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NASA Funds Electric Aircraft, Additive Manufacturing and Robotic Initiatives

Wednesday, May 22, 2019

NASA will provide $6 million over the course of three years to support a University Leadership Initiative (ULI) project focused on the development of a fully electric aircraft platform that uses cryogenic liquid hydrogen as an energy storage method.

Concept sketch of a fully electric aircraft platform that uses cryogenic liquid hydrogen as an energy storage method.

The Center for Cryogenic High-Efficiency Electrical Technologies for Aircraft (CHEETA) project, led by the University of Illinois, Urbana-Champaign, includes participation from eight additional institutions: the Air Force Research Laboratory, Boeing Research and Technology, General Electric Global Research, The Ohio State University, Massachusetts Institute of Technology, the University of Arkansas, the University of Dayton Research Institute, and Rensselaer Polytechnic Institute.

The award to the University of Illinois was one of three in the second round of ULI funding, which will provide a total of about $15 million over three years. The other awards:

  • Carnegie Mellon University for exploring new methods for using additive manufacturing to reduce costs and increase the speed of mass-producing aircraft without sacrificing quality, reliability and safety.
  • University of Wisconsin, Madison for researching new ways humans can use robotics to improve the efficiency and flexibility of aviation-related manufacturing processes while enhancing employee safety.

Materialise to Collaborate With HP, Nikon and Essentium

Tuesday, May 21, 2019
Materialise NV, a global provider of 3D printing solutions, announced this week at Rapid + TCT 2019 in Detroit, MI, a partnership with HP, Nikon and Essentium to support the adoption of 3D printing by industrial manufacturers. Materialise also announced that it will release a new version of its 3D printing operations management software, Streamics 8 in June.

The development of better machines, materials and software and advanced metal printing increasingly position 3D printing as a complementary technology for the production of final products. These advances have led to growing awareness among industrial manufacturers about the opportunities and competitive advantages it creates.

“To take advantage of large-scale 3D printing in an increasingly cost-competitive environment, manufacturing companies require increased productivity and efficiency and a seamless integration of 3D printing into their existing and proven production processes,” says Fried Vancraen, founder and CEO of Materialise. “Overcoming some of the remaining limitations attributed to 3D printing will require continued innovation and collaboration to create a more open market model with more control, more choice and ultimately lower cost.”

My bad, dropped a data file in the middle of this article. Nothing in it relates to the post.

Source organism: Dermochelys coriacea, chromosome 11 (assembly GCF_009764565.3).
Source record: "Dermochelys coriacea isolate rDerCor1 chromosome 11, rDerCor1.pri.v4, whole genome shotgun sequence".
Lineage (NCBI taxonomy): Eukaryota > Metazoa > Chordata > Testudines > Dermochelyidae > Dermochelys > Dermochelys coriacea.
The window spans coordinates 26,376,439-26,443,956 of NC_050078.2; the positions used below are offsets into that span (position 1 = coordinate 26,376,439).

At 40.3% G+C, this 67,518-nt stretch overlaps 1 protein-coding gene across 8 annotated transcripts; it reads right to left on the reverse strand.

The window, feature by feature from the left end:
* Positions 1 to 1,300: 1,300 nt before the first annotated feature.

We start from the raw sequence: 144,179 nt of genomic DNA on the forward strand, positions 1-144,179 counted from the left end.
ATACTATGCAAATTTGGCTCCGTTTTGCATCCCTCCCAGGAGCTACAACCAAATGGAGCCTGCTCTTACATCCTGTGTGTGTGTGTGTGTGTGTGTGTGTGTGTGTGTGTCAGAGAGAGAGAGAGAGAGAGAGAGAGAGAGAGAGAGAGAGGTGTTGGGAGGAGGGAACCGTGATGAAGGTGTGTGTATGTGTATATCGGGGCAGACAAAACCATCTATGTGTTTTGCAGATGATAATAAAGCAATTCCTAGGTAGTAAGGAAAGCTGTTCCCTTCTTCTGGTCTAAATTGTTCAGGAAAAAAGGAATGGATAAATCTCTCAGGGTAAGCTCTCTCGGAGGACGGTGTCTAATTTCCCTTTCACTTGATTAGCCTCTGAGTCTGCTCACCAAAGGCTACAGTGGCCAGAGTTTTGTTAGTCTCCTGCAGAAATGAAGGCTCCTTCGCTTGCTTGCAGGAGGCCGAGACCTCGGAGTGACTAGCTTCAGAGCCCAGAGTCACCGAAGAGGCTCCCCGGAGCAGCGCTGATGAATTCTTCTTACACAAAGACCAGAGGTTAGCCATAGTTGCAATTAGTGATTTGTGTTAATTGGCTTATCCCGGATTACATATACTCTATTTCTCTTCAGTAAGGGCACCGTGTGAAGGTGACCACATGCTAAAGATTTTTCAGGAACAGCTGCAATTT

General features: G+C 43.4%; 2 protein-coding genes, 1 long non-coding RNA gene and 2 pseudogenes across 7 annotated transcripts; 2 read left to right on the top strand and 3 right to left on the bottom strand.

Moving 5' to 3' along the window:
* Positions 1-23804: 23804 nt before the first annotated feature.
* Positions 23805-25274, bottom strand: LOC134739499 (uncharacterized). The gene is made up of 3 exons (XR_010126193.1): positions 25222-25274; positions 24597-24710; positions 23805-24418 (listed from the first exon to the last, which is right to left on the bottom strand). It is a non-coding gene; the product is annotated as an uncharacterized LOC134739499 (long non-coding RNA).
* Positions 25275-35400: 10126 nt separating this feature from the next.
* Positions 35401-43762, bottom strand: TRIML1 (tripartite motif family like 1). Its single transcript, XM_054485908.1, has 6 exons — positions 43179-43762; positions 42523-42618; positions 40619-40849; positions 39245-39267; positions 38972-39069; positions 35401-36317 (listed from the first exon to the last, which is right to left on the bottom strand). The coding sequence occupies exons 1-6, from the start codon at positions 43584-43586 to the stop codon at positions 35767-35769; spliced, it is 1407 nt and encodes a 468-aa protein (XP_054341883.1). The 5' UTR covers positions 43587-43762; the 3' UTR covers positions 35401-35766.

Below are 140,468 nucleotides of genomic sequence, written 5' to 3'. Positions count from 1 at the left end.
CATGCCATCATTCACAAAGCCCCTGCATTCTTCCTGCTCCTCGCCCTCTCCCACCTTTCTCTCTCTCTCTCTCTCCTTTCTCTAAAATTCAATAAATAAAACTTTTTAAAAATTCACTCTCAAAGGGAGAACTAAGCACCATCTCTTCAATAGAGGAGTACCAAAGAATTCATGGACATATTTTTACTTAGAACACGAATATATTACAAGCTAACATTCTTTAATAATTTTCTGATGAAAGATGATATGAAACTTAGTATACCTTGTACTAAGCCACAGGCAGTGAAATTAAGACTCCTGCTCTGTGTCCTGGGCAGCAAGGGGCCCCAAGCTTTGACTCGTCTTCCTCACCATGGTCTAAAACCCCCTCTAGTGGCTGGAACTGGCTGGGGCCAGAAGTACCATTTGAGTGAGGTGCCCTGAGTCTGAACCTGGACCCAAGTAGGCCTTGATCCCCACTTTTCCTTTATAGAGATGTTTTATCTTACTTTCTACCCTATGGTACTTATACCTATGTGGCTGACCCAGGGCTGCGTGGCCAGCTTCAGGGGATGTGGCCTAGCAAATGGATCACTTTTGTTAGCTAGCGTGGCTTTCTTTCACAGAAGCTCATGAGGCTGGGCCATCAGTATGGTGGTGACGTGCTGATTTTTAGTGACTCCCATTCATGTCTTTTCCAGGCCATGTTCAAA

Markforged Unveils AI-Powered Platform for Factory Fixes

Monday, May 20, 2019
Markforged, a Watertown, MA-based provider of metal and carbon-fiber 3D printers, has announced Blacksmith — reportedly, the first artificial intelligence (AI)-powered software that enables manufacturing machines to adjust programming automatically to ensure every part meets customer specs.

Starting with Markforged’s Metal X and X7 3D printers, Blacksmith creates a continuous feedback loop to make 3D printed parts more accurately. Markforged officials claim Blacksmith as the first example of adaptive manufacturing.

"For the last 100 years, machines have been unaware of what they're creating and would waste millions of dollars producing out-of-spec parts. We’re going to fix that by connecting the machines that make parts, and the ones that inspect them, with powerful AI,” says Greg Mark, CEO of Markforged. “Much like the way Tesla is building autopilot for cars, we are building an autopilot for manufacturing.”

Carpenter Technology Adds New Additive Manufacturing Unit

Friday, May 17, 2019
Carpenter Technology, the 130-year-old specialty metals maker founded in Reading, PA, now headquartered in Philadelphia, PA, has launched its Carpenter Additive business unit.

One of several units under the company's Performance Engineered Products business segment, the new unit represents more than $50 million in research and development, according to Carpenter’s 2018 annual report, and millions more to acquire additive manufacturing-related companies, Peskosky explained.

Those newly acquired, once separate companies are now "one family unit under" under the Carpenter Additive roof, says Stephen Peskosky, vice president of corporate development at Carpenter.

Optomec Partners with Select Additive Technologies

Thursday, May 16, 2019
Optomec, an Albuquerque, NM-based supplier of production-grade additive manufacturing systems for 3D printed metals, has signed an agreement with Windsor, CT-based Select Additive Technologies, a division of the Morris Group, Inc. The agreement enables accessibility to Optomec’s Laser Engineered Net Shaping (LENS) directed-energy- systems through what company officials deem as one of the largest CNC machine tool distribution networks in North America.